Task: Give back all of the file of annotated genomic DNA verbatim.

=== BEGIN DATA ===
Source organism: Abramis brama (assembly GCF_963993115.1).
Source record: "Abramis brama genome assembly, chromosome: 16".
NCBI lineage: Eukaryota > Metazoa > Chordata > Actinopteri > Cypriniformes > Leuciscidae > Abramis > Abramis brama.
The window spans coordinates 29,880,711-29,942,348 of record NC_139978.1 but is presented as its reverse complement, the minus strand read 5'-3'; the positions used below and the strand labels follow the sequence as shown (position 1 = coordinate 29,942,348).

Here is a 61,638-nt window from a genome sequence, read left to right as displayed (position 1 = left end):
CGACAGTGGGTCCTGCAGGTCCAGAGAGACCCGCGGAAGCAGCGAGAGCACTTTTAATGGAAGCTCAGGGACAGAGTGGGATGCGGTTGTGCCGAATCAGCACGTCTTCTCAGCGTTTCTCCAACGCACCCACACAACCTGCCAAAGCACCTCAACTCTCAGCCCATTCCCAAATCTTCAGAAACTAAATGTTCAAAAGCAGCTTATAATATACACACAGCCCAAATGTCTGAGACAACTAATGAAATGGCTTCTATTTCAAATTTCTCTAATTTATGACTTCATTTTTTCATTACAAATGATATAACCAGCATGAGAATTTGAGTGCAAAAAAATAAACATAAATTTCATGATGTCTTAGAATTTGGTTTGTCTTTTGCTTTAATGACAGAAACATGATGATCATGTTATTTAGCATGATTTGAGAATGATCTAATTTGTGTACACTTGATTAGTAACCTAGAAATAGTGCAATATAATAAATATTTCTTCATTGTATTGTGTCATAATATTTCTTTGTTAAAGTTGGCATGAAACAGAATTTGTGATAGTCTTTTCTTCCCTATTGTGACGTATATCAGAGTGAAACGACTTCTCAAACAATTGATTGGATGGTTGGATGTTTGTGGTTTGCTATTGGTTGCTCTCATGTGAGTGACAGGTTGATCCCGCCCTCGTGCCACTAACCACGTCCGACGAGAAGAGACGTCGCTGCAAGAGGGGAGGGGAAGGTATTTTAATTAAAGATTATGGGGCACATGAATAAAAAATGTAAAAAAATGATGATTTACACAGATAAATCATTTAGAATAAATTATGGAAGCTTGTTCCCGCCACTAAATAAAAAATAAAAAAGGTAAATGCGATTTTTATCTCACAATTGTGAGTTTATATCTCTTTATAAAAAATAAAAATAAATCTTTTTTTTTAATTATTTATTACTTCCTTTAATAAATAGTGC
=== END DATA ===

Source organism: Abramis brama (assembly GCF_963993115.1).
Source record: "Abramis brama genome assembly, chromosome: 16".
NCBI lineage: Eukaryota > Metazoa > Chordata > Actinopteri > Cypriniformes > Leuciscidae > Abramis > Abramis brama.
The window spans coordinates 29,880,711-29,942,348 of record NC_139978.1 but is presented as its reverse complement, the minus strand read 5'-3'; the positions used below and the strand labels follow the sequence as shown (position 1 = coordinate 29,942,348).

Here is a 61,638-nt window from a genome sequence, read left to right as displayed (position 1 = left end):
CGACAGTGGGTCCTGCAGGTCCAGAGAGACCCGCGGAAGCAGCGAGAGCACTTTTAATGGAAGCTCAGGGACAGAGTGGGATGCGGTTGTGCCGAATCAGCACGTCTTCTCAGCGTTTCTCCAACGCACCCACACAACCTGCCAAAGCACCTCAACTCTCAGCCCATTCCCAAATCTTCAGAAACTAAATGTTCAAAAGCAGCTTATAATATACACACAGCCCAAATGTCTGAGACAACTAATGAAATGGCTTCTATTTCAAATTTCTCTAATTTATGACTTCATTTTTTCATTACAAATGATATAACCAGCATGAGAATTTGAGTGCAAAAAAATAAACATAAATTTCATGATGTCTTAGAATTTGGTTTGTCTTTTGCTTTAATGACAGAAACATGATGATCATGTTATTTAGCATGATTTGAGAATGATCTAATTTGTGTACACTTGATTAGTAACCTAGAAATAGTGCAATATAATAAATATTTCTTCATTGTATTGTGTCATAATATTTCTTTGTTAAAGTTGGCATGAAACAGAATTTGTGATAGTCTTTTCTTCCCTATTGTGACGTATATCAGAGTGAAACGACTTCTCAAACAATTGATTGGATGGTTGGATGTTTGTGGTTTGCTATTGGTTGCTCTCATGTGAGTGACAGGTTGATCCCGCCCTCGTGCCACTAACCACGTCCGACGAGAAGAGACGTCGCTGCAAGAGGGGAGGGGAAGGTATTTTAATTAAAGATTATGGGGCACATGAATAAAAAATGTAAAAAAATGATGATTTACACAGATAAATCATTTAGAATAAATTATGGAAGCTTGTTCCCGCCACTAAATAAAAAATAAAAAAGGTAAATGCGATTTTTATCTCACAATTGTGAGTTTATATCTCTTTATAAAAAATAAAAATAAATCTTTTTTTTTAATTATTTATTACTTCCTTTAATAAATAGTGC